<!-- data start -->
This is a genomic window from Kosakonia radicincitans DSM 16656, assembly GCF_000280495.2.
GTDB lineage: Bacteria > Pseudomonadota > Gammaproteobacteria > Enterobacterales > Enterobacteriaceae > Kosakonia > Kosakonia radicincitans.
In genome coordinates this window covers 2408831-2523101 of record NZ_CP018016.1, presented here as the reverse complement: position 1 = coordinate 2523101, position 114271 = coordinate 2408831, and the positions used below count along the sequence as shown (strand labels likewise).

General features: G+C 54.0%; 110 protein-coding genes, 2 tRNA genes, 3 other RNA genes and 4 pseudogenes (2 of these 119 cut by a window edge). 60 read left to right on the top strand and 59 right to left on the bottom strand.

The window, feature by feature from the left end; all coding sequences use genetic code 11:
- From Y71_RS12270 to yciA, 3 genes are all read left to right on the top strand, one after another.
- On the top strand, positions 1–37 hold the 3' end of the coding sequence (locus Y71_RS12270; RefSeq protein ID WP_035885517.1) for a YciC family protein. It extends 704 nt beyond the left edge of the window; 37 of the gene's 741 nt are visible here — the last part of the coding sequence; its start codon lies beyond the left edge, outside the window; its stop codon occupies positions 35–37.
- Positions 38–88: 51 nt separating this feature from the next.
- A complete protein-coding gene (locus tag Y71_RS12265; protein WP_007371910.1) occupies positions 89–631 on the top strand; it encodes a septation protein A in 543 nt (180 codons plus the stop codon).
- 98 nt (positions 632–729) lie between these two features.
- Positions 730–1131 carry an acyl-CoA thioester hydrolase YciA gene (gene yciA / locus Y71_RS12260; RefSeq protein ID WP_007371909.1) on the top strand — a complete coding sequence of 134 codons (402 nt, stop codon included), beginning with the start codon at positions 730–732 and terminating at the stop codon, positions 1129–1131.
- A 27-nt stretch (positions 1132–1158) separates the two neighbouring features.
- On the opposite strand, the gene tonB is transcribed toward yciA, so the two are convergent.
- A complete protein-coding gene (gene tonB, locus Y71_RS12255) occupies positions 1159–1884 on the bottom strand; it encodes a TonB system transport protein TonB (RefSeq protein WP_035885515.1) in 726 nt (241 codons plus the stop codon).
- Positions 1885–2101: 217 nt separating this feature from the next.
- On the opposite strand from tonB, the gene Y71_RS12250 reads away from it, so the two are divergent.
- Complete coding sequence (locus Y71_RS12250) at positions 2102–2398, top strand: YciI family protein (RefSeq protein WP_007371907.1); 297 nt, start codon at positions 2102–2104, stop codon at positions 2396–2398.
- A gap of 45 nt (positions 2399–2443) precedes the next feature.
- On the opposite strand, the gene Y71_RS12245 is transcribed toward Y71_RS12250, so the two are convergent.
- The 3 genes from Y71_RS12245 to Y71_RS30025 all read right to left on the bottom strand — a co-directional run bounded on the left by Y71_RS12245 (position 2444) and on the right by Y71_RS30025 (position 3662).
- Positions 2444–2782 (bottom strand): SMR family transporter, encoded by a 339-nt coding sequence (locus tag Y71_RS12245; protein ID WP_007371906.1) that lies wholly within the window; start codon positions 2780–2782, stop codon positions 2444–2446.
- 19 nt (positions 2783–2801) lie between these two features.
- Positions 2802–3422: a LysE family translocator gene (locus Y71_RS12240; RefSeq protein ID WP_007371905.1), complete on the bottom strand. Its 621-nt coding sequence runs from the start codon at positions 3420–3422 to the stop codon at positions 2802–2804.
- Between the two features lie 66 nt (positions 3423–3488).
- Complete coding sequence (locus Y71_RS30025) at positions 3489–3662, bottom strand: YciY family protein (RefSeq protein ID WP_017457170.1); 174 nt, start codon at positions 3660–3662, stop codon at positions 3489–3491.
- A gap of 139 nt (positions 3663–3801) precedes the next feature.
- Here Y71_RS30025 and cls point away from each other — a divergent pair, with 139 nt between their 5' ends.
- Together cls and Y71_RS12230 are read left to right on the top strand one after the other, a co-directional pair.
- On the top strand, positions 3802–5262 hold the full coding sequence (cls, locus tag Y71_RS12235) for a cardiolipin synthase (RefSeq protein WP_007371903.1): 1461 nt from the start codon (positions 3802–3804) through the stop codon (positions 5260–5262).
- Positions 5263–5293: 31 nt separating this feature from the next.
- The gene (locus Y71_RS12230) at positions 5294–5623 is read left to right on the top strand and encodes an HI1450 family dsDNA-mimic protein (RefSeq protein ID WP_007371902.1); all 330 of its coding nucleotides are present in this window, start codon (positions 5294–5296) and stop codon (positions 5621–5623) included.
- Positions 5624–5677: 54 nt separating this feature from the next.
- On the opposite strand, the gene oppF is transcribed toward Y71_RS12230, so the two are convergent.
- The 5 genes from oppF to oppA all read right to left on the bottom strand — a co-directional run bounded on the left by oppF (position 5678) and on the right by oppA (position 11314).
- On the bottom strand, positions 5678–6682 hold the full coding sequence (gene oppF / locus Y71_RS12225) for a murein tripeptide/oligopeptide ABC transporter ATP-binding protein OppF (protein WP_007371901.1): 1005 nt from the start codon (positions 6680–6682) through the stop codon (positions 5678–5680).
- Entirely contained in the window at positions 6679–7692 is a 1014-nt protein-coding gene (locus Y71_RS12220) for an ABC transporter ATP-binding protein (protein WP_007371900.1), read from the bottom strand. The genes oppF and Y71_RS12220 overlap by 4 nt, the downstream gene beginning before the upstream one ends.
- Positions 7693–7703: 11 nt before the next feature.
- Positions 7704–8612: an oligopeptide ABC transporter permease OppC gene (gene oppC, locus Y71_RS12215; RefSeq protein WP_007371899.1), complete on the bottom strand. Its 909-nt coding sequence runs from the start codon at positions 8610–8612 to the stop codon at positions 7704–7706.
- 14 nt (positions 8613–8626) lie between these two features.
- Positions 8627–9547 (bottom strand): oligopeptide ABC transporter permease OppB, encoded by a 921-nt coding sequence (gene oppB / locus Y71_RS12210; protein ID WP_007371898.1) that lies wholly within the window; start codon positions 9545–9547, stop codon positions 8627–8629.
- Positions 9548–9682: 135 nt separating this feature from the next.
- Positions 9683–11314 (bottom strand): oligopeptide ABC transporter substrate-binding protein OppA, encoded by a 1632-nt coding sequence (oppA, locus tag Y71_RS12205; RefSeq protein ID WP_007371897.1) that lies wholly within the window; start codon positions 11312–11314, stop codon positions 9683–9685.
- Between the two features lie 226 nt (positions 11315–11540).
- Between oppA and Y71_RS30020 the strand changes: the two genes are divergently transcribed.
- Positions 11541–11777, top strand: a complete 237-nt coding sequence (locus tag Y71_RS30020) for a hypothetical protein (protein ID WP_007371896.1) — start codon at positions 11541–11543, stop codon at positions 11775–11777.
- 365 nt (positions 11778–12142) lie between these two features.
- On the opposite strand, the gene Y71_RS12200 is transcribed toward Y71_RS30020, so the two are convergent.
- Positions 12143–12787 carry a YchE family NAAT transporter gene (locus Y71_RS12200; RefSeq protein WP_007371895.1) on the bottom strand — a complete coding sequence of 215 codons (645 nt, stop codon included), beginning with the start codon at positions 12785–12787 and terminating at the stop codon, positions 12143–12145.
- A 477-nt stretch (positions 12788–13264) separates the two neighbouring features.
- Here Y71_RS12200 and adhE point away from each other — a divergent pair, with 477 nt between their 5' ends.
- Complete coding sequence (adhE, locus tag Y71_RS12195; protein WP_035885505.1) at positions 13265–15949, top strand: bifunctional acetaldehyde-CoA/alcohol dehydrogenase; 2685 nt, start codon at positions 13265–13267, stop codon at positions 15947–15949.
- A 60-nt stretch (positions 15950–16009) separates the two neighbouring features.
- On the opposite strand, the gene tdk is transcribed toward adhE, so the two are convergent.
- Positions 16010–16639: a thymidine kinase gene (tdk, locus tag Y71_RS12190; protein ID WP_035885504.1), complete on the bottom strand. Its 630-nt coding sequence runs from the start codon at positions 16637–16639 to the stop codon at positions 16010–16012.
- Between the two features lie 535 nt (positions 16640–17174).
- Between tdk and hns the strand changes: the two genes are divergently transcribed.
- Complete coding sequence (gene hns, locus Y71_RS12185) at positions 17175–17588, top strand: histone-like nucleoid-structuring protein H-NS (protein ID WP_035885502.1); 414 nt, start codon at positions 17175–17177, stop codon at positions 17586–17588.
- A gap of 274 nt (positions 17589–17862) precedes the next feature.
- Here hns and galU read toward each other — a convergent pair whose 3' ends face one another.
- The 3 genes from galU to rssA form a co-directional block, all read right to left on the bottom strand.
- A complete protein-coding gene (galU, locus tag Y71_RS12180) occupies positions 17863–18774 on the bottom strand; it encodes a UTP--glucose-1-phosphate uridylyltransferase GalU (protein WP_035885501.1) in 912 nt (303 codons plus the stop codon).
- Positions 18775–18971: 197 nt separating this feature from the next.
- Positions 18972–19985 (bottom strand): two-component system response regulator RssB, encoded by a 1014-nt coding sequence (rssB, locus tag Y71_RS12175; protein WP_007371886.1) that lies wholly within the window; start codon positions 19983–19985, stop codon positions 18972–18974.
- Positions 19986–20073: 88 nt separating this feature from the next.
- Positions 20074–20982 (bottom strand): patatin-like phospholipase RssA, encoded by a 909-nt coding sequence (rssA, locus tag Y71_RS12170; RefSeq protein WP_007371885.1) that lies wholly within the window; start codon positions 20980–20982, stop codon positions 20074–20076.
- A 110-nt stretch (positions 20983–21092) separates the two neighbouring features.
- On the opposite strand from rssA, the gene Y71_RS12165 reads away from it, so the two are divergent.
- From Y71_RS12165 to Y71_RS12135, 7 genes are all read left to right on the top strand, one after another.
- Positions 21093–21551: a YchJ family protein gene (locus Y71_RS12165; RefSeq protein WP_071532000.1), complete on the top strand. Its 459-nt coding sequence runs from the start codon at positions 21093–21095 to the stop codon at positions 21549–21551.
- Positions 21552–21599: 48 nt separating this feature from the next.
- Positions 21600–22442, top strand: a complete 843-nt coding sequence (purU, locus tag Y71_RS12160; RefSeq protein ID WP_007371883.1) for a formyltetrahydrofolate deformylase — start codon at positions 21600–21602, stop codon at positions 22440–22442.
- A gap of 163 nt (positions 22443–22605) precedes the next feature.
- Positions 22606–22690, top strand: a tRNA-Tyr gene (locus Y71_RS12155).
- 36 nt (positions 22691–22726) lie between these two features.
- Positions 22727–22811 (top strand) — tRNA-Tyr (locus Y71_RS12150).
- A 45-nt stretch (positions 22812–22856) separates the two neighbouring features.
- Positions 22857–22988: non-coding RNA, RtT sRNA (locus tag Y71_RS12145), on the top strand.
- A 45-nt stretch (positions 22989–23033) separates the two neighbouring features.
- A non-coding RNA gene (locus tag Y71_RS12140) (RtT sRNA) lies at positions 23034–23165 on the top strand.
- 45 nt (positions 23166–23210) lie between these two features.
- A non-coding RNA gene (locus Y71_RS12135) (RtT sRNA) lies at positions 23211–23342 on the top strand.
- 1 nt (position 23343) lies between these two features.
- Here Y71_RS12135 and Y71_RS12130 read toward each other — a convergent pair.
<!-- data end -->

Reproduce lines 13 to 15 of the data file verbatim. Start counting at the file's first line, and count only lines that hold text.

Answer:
- On the opposite strand, the gene tonB is transcribed toward yciA, so the two are convergent.
- A complete protein-coding gene (gene tonB, locus Y71_RS12255) occupies positions 1159–1884 on the bottom strand; it encodes a TonB system transport protein TonB (RefSeq protein WP_035885515.1) in 726 nt (241 codons plus the stop codon).
- Positions 1885–2101: 217 nt separating this feature from the next.